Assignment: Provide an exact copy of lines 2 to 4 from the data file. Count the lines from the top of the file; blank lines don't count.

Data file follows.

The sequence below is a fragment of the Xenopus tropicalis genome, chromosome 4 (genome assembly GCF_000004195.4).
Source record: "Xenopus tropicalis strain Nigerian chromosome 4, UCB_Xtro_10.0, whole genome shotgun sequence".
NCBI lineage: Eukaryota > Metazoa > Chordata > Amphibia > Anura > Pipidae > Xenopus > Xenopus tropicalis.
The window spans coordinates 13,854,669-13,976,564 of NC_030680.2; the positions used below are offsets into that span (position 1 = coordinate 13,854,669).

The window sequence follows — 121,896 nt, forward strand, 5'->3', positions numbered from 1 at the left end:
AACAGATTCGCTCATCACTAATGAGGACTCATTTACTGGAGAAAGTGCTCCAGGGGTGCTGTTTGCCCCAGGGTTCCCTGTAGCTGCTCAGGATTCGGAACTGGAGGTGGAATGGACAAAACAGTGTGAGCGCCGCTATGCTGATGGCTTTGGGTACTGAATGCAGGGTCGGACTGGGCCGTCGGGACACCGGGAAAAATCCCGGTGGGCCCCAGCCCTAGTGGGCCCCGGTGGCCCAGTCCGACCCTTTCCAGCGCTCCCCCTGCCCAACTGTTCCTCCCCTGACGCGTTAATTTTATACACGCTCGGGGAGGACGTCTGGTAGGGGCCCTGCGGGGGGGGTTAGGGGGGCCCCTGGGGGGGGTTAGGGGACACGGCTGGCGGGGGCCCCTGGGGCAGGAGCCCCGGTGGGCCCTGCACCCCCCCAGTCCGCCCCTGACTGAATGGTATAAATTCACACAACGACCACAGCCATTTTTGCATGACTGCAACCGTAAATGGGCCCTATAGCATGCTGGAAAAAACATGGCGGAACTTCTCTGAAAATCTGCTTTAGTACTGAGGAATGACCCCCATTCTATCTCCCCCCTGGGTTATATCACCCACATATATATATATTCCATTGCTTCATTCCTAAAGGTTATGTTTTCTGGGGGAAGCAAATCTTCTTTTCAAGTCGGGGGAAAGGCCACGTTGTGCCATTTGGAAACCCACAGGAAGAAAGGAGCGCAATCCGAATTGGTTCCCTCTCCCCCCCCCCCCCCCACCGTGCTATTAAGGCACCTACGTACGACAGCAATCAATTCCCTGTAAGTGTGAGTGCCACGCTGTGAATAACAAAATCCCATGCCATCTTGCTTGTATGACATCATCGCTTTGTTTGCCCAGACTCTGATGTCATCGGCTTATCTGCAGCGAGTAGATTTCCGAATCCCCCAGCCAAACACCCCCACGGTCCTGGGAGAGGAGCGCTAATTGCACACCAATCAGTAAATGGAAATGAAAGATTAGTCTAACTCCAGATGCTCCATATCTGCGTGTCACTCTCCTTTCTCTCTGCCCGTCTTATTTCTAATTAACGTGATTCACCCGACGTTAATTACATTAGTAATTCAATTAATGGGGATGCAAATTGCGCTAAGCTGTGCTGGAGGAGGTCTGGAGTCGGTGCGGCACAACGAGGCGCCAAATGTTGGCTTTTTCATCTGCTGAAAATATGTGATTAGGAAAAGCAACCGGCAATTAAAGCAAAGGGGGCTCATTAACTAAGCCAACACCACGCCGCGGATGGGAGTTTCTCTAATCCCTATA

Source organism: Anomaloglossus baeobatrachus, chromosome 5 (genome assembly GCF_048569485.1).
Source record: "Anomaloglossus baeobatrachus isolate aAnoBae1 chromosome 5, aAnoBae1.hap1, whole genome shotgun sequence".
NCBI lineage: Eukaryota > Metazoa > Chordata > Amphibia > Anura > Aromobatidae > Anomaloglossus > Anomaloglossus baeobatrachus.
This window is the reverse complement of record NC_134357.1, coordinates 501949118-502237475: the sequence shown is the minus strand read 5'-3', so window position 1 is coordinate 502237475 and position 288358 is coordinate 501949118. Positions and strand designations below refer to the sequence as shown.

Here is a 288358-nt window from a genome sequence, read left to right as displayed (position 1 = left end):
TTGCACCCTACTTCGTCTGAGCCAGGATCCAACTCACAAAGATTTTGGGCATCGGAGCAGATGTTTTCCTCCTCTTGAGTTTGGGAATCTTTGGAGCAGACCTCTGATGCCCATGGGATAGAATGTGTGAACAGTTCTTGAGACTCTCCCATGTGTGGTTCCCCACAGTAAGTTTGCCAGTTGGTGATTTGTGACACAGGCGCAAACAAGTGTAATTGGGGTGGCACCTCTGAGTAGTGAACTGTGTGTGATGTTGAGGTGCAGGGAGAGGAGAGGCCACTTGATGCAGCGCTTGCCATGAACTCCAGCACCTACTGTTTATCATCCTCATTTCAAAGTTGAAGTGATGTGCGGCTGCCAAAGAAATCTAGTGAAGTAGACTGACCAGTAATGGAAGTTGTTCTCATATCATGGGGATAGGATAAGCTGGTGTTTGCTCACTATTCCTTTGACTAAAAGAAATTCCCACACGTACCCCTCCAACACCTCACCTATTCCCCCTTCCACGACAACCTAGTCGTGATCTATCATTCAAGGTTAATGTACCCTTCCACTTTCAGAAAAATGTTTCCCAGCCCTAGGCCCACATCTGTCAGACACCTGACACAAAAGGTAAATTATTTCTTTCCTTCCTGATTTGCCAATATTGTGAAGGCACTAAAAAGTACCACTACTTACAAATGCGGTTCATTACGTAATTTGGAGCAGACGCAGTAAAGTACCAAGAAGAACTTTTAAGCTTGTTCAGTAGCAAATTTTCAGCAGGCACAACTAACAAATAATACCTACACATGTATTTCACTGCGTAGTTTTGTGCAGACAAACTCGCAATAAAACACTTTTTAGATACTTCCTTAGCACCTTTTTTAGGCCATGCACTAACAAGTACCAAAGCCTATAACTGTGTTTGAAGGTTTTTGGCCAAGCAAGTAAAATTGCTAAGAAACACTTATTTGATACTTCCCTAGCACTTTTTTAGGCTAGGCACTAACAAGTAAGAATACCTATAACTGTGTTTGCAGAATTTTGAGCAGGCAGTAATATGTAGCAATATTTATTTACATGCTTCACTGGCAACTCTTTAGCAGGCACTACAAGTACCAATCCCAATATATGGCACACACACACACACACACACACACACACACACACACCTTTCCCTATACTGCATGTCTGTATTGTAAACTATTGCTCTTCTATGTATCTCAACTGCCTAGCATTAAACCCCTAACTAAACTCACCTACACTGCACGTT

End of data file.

Source record: "Xenopus tropicalis strain Nigerian chromosome 4, UCB_Xtro_10.0, whole genome shotgun sequence".
NCBI lineage: Eukaryota > Metazoa > Chordata > Amphibia > Anura > Pipidae > Xenopus > Xenopus tropicalis.
The window spans coordinates 13,854,669-13,976,564 of NC_030680.2; the positions used below are offsets into that span (position 1 = coordinate 13,854,669).